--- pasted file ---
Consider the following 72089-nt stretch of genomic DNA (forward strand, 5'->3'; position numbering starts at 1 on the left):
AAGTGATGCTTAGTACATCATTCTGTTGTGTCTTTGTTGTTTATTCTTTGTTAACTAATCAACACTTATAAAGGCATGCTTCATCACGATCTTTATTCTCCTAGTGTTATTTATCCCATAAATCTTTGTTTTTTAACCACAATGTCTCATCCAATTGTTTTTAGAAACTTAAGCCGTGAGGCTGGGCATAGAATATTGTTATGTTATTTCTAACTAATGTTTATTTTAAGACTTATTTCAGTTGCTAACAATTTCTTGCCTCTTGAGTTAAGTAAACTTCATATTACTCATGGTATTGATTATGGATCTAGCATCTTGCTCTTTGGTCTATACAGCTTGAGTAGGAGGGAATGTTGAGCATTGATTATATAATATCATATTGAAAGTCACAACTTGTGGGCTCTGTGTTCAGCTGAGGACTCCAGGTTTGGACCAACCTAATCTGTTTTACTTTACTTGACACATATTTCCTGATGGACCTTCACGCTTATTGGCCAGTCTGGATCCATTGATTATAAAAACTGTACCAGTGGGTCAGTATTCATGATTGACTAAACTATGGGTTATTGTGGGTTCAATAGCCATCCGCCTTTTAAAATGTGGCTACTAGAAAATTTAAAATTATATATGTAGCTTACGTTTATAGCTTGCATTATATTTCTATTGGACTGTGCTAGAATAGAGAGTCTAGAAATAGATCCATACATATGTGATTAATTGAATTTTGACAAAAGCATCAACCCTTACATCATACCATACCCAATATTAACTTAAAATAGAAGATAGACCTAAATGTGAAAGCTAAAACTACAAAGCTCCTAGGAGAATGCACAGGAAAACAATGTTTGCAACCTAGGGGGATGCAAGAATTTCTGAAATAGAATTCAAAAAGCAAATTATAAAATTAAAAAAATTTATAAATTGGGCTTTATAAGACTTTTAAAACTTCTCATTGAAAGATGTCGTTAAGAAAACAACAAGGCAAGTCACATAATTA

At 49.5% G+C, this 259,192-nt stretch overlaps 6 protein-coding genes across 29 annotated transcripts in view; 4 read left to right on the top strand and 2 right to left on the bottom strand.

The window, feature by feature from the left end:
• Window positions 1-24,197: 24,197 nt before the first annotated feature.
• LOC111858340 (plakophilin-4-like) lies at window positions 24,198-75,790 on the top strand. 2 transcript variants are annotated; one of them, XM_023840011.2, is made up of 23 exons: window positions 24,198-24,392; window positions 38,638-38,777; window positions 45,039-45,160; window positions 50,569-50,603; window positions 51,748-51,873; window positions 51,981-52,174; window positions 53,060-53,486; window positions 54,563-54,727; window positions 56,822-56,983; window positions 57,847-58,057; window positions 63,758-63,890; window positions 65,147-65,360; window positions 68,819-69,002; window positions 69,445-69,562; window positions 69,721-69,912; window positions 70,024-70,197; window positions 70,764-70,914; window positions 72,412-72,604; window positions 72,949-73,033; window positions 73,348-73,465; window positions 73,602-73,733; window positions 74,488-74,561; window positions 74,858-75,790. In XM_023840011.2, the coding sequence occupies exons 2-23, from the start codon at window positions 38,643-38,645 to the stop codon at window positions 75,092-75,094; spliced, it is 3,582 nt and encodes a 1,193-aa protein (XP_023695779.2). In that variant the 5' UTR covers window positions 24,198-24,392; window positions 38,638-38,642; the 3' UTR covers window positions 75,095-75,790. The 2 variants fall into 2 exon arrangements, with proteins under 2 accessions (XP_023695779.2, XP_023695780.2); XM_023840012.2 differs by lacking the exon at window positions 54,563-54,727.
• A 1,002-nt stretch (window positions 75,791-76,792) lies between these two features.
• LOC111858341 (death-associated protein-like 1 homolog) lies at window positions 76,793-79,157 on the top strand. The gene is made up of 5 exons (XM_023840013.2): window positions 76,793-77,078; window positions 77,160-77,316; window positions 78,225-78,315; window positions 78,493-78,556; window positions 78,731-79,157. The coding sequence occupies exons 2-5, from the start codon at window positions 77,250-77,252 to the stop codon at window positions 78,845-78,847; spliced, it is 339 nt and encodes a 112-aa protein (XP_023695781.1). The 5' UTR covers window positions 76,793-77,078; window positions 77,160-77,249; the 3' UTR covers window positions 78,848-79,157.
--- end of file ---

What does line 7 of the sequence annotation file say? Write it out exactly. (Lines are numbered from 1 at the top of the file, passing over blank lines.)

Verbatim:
• A 1,002-nt stretch (window positions 75,791-76,792) lies between these two features.